House of the Dragon episode 9 review The Green Council HBO game of thrones begins

In House of the Dragon, ‘The Green Council’ Makes a Grab for Succession

This discussion and review contains spoilers for House of the Dragon episode 9, “The Green Council,” on HBO.

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The more interesting aspects of House of the Dragon derive from the ways in which it differs from Game of Thrones. To put it simply, House of the Dragon has a much tighter focus. The show is concentrated within Westeros’ hermetically sealed corridors of power and has avoided scattering its cast over vast distances. When a character like Corlys Velaryon (Steve Toussaint) wanders too far from the show’s center, the show simply stops cutting to him.

“The Green Council” is an episode built around these core strengths, even going so far as to double down on them. While Game of Thrones would cut between a vast ensemble who were dotted across several continents, “The Green Council” focuses entirely on a subset of the House of the Dragon characters trapped within a relatively small space. Neither Rhaenyra (Emma D’Arcy) nor Daemon (Matt Smith) appears in “The Green Council,” and the episode never leaves King’s Landing.

This claustrophobia is the point. Otto Hightower (Rhys Ifans) repeatedly stresses the importance of containment. After the murder of Lord Lyman Beesbury (Bill Paterson), Otto refuses to have the body removed from the Small Council chamber. “The door remains shut until we finish our business,” he advises those present. Later, assembling the present nobles to swear fealty, Otto warns them, “You’ll not leave this room without declaring your intention.”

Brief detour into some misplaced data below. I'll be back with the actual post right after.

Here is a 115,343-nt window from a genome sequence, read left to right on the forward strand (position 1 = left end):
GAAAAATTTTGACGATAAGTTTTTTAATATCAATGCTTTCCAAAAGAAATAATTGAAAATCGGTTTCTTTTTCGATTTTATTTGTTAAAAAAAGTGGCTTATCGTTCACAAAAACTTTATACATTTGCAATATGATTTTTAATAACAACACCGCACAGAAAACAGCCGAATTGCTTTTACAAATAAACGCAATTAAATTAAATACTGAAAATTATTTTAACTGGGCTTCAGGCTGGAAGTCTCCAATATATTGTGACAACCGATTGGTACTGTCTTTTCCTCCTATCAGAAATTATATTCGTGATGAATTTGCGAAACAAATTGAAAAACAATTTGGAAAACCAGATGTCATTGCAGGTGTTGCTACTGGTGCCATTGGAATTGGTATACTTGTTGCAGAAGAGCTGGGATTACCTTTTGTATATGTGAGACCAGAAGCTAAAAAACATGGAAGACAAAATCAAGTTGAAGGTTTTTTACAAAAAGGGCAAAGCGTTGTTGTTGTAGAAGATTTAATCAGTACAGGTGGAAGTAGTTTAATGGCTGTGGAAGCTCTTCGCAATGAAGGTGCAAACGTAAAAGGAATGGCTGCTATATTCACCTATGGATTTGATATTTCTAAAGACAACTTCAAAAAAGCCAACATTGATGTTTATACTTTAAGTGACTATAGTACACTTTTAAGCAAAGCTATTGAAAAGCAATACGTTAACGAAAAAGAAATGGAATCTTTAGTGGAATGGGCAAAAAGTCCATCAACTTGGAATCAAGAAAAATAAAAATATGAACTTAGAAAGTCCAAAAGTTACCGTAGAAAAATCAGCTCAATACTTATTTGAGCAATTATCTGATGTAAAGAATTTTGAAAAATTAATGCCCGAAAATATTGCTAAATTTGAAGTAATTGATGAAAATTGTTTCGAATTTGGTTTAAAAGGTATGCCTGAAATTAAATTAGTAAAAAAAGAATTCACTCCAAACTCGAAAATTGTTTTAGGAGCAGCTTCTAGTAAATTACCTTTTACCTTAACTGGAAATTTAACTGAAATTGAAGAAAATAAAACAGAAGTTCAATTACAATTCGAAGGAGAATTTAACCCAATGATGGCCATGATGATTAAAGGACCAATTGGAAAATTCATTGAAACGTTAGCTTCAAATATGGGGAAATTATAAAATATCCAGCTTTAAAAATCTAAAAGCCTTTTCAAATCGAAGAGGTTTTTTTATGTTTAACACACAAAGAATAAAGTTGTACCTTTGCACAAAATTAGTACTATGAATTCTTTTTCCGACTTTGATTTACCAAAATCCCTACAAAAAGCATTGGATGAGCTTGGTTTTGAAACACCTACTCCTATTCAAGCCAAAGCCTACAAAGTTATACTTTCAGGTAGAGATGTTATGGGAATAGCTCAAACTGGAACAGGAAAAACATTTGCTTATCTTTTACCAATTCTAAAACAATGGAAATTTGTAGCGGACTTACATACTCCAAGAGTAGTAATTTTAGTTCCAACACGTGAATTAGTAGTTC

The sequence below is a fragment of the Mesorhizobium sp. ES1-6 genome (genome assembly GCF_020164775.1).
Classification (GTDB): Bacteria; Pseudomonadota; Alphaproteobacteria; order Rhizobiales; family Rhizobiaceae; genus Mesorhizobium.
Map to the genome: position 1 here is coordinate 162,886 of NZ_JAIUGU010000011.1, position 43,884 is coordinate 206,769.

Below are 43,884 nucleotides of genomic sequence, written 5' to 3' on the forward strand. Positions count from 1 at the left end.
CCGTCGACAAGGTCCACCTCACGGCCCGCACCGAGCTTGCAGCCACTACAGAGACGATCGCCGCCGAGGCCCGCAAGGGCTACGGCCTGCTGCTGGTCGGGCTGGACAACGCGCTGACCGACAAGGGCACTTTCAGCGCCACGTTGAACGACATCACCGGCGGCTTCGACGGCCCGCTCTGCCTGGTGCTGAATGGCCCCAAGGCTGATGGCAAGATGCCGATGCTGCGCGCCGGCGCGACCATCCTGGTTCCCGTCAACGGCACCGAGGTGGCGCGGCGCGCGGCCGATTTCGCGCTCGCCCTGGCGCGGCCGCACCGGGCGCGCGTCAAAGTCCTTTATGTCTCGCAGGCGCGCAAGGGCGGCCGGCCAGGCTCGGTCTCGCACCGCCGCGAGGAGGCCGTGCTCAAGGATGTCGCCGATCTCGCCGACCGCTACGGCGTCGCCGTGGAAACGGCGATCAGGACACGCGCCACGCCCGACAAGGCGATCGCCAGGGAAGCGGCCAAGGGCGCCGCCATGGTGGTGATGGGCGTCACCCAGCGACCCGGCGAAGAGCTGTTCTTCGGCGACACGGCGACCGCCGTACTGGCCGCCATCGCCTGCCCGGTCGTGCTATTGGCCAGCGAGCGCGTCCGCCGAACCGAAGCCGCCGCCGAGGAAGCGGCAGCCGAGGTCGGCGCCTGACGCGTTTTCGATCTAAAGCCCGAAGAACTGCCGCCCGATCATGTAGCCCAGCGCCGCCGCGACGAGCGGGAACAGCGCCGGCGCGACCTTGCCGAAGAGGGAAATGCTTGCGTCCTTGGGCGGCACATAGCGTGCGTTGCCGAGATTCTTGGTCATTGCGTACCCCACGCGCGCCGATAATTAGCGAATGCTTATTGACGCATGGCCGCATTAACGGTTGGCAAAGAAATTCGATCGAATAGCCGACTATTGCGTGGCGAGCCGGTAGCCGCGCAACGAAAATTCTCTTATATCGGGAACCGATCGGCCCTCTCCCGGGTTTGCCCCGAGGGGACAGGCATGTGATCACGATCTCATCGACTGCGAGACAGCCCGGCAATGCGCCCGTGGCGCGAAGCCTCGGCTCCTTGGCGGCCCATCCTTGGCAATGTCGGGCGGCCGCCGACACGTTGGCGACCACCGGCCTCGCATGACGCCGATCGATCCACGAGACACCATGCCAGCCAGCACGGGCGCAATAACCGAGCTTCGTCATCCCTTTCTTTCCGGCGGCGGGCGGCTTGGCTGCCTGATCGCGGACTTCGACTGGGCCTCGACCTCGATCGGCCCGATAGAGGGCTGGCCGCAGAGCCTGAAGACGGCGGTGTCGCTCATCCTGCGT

It’s to the credit of writer Sara Hess and director Claire Kilner that “The Green Council” is a paranoid and intense hour of television. Even when the action spills out into King’s Landing, with Ser Erryk (Elliott Tittensor) and Ser Arryk Cargyll (Luke Tittensor) racing against Prince Aemond (Ewan Mitchell) and Ser Criston Cole (Fabien Frankel) to recover Prince Aegon (Tom Glynn-Carney), the action remains relatively low-key. Aegon is found stowed away in a cubby hole in the Great Sept.

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There’s a fascinating intimacy to “The Green Council.” Even in the episode’s final moments, as Rhaenys (Eve Best) brings her dragon to bear on the conspirators, the sequence contrasts the size of Meleys with the space in which she is trapped. The assembled citizenry who aren’t killed by Meleys’ arrival scramble desperately for safety, pushing up against the walls and dividers, as the guards struggle to keep the doors closed. Ironically, Otto ends the episode screaming, “Open the doors!”

“The Green Council” underscores the sense in which the fate of the Seven Kingdoms is about to be completely subsumed by what is effectively a family squabble. More than any episode to this point in the show, “The Green Council” demonstrates the folly of this power struggle. “It is our fate, I think, to crave always what is given to another,” Princess Helaena (Phia Saban) opines randomly, early in the episode. “If one possesses a thing, the other will take it away.” It is a zero-sum game.

Indeed, “The Green Council” returns time and again to the irony of all this plotting and scheming to place Aegon on the throne. Everybody involved knows that Aegon is not fit to rule. “Aegon is not fit to rule,” Ser Arryk warns his brother. Aemond describes his brother as “a wastrel who has never taken half an interest in his birthright.” Even Aegon himself, being dragged to his destiny, protests, “I’m not suited!” All this blood is being spilled in support of a monster who doesn’t want to be king.